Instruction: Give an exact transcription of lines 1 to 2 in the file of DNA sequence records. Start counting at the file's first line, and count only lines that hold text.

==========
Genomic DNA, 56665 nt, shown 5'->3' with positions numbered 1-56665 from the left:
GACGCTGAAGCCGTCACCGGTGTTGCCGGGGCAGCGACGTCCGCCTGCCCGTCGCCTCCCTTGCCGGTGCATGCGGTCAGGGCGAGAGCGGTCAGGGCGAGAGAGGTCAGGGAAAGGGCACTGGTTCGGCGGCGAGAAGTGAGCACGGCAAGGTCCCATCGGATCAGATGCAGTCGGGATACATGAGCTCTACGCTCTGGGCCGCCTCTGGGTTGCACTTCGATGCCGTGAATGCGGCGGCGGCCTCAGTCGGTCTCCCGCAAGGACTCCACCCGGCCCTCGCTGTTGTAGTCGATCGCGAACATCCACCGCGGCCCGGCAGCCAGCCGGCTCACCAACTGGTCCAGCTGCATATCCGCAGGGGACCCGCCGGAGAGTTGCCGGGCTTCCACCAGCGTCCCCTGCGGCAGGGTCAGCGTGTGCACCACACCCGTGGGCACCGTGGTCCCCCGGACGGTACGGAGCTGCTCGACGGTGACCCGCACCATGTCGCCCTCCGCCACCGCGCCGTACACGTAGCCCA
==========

Genomic DNA, 56665 nt, shown 5'->3' with positions numbered 1-56665 from the left:
GACGCTGAAGCCGTCACCGGTGTTGCCGGGGCAGCGACGTCCGCCTGCCCGTCGCCTCCCTTGCCGGTGCATGCGGTCAGGGCGAGAGCGGTCAGGGCGAGAGAGGTCAGGGAAAGGGCACTGGTTCGGCGGCGAGAAGTGAGCACGGCAAGGTCCCATCGGATCAGATGCAGTCGGGATACATGAGCTCTACGCTCTGGGCCGCCTCTGGGTTGCACTTCGATGCCGTGAATGCGGCGGCGGCCTCAGTCGGTCTCCCGCAAGGACTCCACCCGGCCCTCGCTGTTGTAGTCGATCGCGAACATCCACCGCGGCCCGGCAGCCAGCCGGCTCACCAACTGGTCCAGCTGCATATCCGCAGGGGACCCGCCGGAGAGTTGCCGGGCTTCCACCAGCGTCCCCTGCGGCAGGGTCAGCGTGTGCACCACACCCGTGGGCACCGTGGTCCCCCGGACGGTACGGAGCTGCTCGACGGTGACCCGCACCATGTCGCCCTCCGCCACCGCGCCGTACACGTAGCCCA